Lens opacities are present in horses and lead to visual impairment. The most widely used technique for cataract surgery is the phacoemulsification, which consists in opening the anterior lens capsule for opacificated lens extraction (Brooks, 2005). Capsulorhexis is considered by many to be one of the most important steps in cataract surgery (Hisatomi et al., 2006). Poor visualization of the capsule results in an inadequate capsulorhexis with a high risk of radial tears toward or beyond the lens equator and associated complications, such as zonular and posterior capsular rupture, vitreous loss, nucleus drop, and intraocular lens (IOL) displacement (Pandey et al., 2000). Staining the anterior capsule with dyes is a useful alternative for performing capsulotomy in cases of advanced cataracts (Pandey et al., 2000). The corneal endothelium consists of a single cell layer between the corneal stroma and anterior chamber. The barrier and ‘‘pump’’ functions of the endothelium are responsible for maintaining corneal transparency by regulating stromal hydration. Lack of a vigorous proliferative response to cell loss in most species makes the endothelium a fragile tissue. Age and intraocular surgery, mainly in the anterior segment, can decrease the number of endothelial cells leading to decompensation and corneal edema, which is a frequent complication of phacoemulsification in horses (Brooks, 2005; McMullen & Utter, 2010). Thus, every substance that could possibly cause toxicity to the corneal endothelium should be carefully evaluated. Anterior lens capsule staining efficacy of trypan blue, indocyanine green, gentian violet, and brilliant blue were tested in eyes from different species and the best concentration of each substance was determined (Dada et al., 2004; Chang et al., 2005; Hisatomi et al., 2006). The toxicity of vital dyes was tested in cultured rabbit endothelial cells (Chang et al., 2005), rat eyes (Hisatomi et al., 2006), and rabbit and human eyes (Holley et al., 2002; Van Dooren et al., 2004).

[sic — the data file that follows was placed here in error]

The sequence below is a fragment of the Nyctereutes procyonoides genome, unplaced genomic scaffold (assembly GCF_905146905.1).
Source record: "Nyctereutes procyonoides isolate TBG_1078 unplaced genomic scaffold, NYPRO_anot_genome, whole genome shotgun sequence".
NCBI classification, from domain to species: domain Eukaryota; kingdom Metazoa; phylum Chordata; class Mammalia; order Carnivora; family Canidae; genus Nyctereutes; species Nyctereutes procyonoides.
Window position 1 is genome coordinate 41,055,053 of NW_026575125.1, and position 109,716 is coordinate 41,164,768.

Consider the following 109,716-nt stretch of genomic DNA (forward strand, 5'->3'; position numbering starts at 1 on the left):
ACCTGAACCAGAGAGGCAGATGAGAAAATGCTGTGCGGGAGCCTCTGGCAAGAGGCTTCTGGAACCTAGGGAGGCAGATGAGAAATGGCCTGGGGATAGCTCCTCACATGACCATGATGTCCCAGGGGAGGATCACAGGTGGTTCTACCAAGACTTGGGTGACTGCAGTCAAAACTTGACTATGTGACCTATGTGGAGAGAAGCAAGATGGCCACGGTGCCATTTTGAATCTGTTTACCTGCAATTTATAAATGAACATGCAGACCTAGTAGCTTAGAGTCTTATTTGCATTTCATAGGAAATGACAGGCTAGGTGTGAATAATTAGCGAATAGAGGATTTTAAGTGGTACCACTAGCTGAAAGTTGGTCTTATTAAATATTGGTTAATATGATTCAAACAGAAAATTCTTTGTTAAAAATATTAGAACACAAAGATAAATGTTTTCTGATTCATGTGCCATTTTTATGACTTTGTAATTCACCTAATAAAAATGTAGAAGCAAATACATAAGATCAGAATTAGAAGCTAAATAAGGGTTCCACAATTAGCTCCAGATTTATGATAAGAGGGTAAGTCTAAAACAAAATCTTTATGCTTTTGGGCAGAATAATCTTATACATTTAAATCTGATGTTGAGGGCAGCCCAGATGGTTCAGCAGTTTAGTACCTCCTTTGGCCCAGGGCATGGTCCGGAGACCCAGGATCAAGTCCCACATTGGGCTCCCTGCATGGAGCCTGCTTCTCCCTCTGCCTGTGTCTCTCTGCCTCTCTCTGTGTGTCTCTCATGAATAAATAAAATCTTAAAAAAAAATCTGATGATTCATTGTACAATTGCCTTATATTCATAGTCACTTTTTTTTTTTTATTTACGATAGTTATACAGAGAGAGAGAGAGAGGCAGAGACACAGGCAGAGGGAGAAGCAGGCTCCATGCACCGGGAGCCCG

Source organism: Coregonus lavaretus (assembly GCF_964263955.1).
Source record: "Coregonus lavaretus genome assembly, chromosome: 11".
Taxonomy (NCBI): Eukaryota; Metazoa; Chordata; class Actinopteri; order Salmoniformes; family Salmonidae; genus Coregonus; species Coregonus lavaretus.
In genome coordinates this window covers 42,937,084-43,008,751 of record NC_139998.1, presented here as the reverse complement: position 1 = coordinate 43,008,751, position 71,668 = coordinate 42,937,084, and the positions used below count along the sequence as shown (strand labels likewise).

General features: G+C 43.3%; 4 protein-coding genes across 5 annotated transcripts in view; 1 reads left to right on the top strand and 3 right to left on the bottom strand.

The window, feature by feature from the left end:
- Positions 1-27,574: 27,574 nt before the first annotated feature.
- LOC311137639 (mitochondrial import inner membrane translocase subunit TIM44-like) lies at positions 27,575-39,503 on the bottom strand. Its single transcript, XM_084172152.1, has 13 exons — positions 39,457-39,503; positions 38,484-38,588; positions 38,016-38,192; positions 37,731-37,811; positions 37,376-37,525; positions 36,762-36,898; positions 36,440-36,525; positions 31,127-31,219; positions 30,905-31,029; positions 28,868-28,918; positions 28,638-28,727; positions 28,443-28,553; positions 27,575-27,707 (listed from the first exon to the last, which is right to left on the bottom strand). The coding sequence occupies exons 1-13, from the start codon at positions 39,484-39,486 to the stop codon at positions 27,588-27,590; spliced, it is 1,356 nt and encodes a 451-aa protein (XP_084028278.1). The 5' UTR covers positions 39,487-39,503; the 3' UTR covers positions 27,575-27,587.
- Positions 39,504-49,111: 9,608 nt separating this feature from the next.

Brilliant blue was tested for cromovitrectomy and phacoemulsification, as a facilitator of capsulorhexis for improving anterior lens capsule visualization (Hisatomi et al., 2006). Currently, specular microscopy, vital staining and scanning electron microscopy (SEM) are used to evaluate the corneal endothelium (Chang et al., 2005; Pigatto et al., 2005a; Pigatto et al., 2005b; Pigatto et al., 2006; Pigatto et al., 2009; Landry et al., 2011; Bercht et al., 2015; Faganello et al., 2016). Light microscopy has been used to evaluate corneal endothelial toxicity due to different medications (Trivedi et al., 2003; Saad et al., 2008). The best visualization of endothelial cells is achieved with the aid of alizarin red that stains cellular borders and trypan blue that stains the nucleus of disrupted cells (Taylor & Hunt, 1981). Scanning electron microscopy has been widely used to evaluate and compare the ultrastructure of endothelial cells of vertebrates and to evaluate the effect of drugs and surgery on corneal endothelium (Doughty et al., 1997; Pigatto et al., 2005a; Pigatto et al., 2005b; Pigatto et al., 2009). The use of brilliant blue dye to facilitate capsulotomy has been studied (Hisatomi et al., 2006; Udaondo et al., 2007; Terzariol et al., 2016)). However, the effects of brilliant blue dye on the corneal endothelium of horses have not been investigated. This study aimed to assess the immediate effects of 0.05% brilliant blue on the corneal endothelium of horses by light microscopy and SEM.